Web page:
The Irish version of Galatea had its roots in Derry and the Sole Purpose production was welcomed home with gusto.
As was the case last year, the performance at the Derry Playhouse was part of Foyle Pride, and the audience was in a warmly embracing mood, cheering the actors – all from Derry themselves – with as much pride and affection as they could muster. This provided a wonderfully warm and satisfying close to this year’s tour.
Once again, I had the chance to speak with audience members and get a sense of what this play has meant to them. There was a formal Q&A talkback after one performance, with questions for both myself and the actors, but I also spoke with people during the interval, after the show, and even in encounters on the street – and was again struck by how much this was a Derry story now, not (only) a Canadian one.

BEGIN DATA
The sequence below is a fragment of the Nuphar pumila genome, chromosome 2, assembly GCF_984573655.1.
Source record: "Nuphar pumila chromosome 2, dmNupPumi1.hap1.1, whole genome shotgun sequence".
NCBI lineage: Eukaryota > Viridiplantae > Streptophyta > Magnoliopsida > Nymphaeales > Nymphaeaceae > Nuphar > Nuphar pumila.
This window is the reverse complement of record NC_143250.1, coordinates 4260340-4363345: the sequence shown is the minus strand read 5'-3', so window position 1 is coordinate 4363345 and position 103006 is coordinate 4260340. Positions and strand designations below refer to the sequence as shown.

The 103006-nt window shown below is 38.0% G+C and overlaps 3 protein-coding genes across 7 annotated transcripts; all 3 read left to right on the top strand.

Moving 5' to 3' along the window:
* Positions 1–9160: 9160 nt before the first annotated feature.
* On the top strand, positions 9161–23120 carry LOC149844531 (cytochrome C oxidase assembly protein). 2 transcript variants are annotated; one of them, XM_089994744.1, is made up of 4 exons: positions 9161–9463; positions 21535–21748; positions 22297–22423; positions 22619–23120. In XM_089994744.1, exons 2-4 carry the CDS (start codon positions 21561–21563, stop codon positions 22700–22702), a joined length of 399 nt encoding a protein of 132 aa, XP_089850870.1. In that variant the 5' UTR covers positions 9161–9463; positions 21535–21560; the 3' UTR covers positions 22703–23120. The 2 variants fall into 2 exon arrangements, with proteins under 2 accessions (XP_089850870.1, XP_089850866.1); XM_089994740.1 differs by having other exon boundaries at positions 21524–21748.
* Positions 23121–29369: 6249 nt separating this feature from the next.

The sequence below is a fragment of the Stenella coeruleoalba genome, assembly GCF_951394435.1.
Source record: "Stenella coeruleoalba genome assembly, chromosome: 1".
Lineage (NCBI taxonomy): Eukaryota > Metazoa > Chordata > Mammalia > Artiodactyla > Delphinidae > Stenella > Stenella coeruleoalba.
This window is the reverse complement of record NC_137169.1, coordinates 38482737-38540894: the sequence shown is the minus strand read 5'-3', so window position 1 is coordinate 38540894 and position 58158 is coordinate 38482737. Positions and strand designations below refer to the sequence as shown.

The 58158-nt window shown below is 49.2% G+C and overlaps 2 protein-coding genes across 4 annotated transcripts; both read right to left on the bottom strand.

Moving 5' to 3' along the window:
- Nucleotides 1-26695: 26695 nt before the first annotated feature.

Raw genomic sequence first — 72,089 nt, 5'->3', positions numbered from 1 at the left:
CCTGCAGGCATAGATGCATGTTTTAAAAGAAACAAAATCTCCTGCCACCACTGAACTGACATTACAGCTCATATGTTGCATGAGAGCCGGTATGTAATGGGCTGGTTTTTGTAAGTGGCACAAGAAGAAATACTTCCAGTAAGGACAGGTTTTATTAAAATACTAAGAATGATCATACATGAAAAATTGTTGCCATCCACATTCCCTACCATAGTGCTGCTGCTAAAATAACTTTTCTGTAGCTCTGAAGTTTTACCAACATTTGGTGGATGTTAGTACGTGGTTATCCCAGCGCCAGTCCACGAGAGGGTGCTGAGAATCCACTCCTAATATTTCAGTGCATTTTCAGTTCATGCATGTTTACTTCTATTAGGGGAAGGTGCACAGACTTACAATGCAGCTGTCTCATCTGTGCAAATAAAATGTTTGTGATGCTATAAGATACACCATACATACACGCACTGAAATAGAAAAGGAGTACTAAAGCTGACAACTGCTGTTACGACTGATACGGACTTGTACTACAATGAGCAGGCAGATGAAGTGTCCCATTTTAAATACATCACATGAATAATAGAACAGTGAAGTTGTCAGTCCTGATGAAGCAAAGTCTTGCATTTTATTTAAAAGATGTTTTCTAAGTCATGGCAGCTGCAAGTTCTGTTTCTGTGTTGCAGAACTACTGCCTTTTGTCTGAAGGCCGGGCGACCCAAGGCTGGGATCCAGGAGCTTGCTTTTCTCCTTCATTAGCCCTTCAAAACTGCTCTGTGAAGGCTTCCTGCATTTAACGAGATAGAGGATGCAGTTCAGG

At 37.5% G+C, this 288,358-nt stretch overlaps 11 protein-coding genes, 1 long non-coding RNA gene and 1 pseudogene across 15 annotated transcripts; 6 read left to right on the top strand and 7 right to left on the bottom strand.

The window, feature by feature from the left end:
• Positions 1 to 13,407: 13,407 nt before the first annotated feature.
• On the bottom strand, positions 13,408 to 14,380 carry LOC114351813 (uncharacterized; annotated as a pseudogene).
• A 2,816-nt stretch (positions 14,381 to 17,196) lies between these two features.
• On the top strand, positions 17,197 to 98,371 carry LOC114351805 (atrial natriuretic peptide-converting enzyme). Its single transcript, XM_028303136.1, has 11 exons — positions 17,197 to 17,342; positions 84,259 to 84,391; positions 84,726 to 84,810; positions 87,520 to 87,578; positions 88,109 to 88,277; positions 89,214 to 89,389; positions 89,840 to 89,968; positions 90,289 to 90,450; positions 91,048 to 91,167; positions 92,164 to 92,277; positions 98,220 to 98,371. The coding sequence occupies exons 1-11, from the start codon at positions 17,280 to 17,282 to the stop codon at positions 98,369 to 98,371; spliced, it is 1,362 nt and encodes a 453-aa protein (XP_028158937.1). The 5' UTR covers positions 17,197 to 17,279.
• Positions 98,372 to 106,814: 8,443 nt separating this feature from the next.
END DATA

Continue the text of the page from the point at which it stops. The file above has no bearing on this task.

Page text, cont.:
The Foyle Pride parade, now in its third year, is rapidly becoming a “normal” event in the city’s calendar, with the mayor and other politicians marching, face painting for kids, music and speeches, a tiny band of protestors waving their placards from across the street, and a rainbow flag that stretches as far as the eye can see. This year’s theme was “Exploring Identity,” and it was so clear to me from the comments I heard that “Galatea” was very much a part of the festival’s theme. I’m delighted to have been able to join the tour (thank you, Canada Council!) and grateful to have been made so welcome by my Derry friends.
As I’ve mentioned before, I hope that this production of Galatea will encourage Sole Purpose, its financial supporters and the community at large to ensure that something theatrical continues to be an integral part of Foyle Pride in the years to come – and that henceforth it will be Derry’s own playwrights who get to share their work with their friends and neighbors.